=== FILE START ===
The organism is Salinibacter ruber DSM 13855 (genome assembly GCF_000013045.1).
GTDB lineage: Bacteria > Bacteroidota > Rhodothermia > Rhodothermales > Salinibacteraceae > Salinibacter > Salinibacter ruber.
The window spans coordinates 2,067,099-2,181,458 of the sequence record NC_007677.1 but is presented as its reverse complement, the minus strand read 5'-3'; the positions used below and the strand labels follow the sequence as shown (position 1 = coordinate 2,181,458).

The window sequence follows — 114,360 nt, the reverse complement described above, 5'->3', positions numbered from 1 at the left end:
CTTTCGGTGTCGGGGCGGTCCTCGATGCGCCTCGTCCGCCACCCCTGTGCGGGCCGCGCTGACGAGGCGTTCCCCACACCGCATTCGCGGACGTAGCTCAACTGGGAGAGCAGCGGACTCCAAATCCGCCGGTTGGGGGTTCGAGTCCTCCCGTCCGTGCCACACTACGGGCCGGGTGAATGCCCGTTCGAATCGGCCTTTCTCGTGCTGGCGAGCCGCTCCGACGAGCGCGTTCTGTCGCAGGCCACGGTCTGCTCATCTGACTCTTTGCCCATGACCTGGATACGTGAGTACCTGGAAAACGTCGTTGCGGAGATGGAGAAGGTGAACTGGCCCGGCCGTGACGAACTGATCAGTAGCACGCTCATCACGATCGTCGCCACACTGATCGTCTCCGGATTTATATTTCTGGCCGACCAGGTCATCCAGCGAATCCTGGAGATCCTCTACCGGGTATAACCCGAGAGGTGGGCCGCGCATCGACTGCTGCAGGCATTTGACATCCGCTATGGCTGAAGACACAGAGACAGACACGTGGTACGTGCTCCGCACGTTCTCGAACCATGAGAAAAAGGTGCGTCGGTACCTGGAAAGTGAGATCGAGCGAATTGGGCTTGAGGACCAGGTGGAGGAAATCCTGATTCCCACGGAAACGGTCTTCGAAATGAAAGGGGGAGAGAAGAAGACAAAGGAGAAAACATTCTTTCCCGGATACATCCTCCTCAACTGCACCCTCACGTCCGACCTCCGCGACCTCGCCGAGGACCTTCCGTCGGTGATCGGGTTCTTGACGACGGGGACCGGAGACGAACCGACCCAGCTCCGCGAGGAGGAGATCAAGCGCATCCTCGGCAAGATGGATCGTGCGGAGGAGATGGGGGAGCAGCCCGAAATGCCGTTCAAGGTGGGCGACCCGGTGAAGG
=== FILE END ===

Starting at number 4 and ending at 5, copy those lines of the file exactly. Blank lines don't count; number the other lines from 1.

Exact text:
The window sequence follows — 114,360 nt, the reverse complement described above, 5'->3', positions numbered from 1 at the left end:
CTTTCGGTGTCGGGGCGGTCCTCGATGCGCCTCGTCCGCCACCCCTGTGCGGGCCGCGCTGACGAGGCGTTCCCCACACCGCATTCGCGGACGTAGCTCAACTGGGAGAGCAGCGGACTCCAAATCCGCCGGTTGGGGGTTCGAGTCCTCCCGTCCGTGCCACACTACGGGCCGGGTGAATGCCCGTTCGAATCGGCCTTTCTCGTGCTGGCGAGCCGCTCCGACGAGCGCGTTCTGTCGCAGGCCACGGTCTGCTCATCTGACTCTTTGCCCATGACCTGGATACGTGAGTACCTGGAAAACGTCGTTGCGGAGATGGAGAAGGTGAACTGGCCCGGCCGTGACGAACTGATCAGTAGCACGCTCATCACGATCGTCGCCACACTGATCGTCTCCGGATTTATATTTCTGGCCGACCAGGTCATCCAGCGAATCCTGGAGATCCTCTACCGGGTATAACCCGAGAGGTGGGCCGCGCATCGACTGCTGCAGGCATTTGACATCCGCTATGGCTGAAGACACAGAGACAGACACGTGGTACGTGCTCCGCACGTTCTCGAACCATGAGAAAAAGGTGCGTCGGTACCTGGAAAGTGAGATCGAGCGAATTGGGCTTGAGGACCAGGTGGAGGAAATCCTGATTCCCACGGAAACGGTCTTCGAAATGAAAGGGGGAGAGAAGAAGACAAAGGAGAAAACATTCTTTCCCGGATACATCCTCCTCAACTGCACCCTCACGTCCGACCTCCGCGACCTCGCCGAGGACCTTCCGTCGGTGATCGGGTTCTTGACGACGGGGACCGGAGACGAACCGACCCAGCTCCGCGAGGAGGAGATCAAGCGCATCCTCGGCAAGATGGATCGTGCGGAGGAGATGGGGGAGCAGCCCGAAATGCCGTTCAAGGTGGGCGACCCGGTGAAGG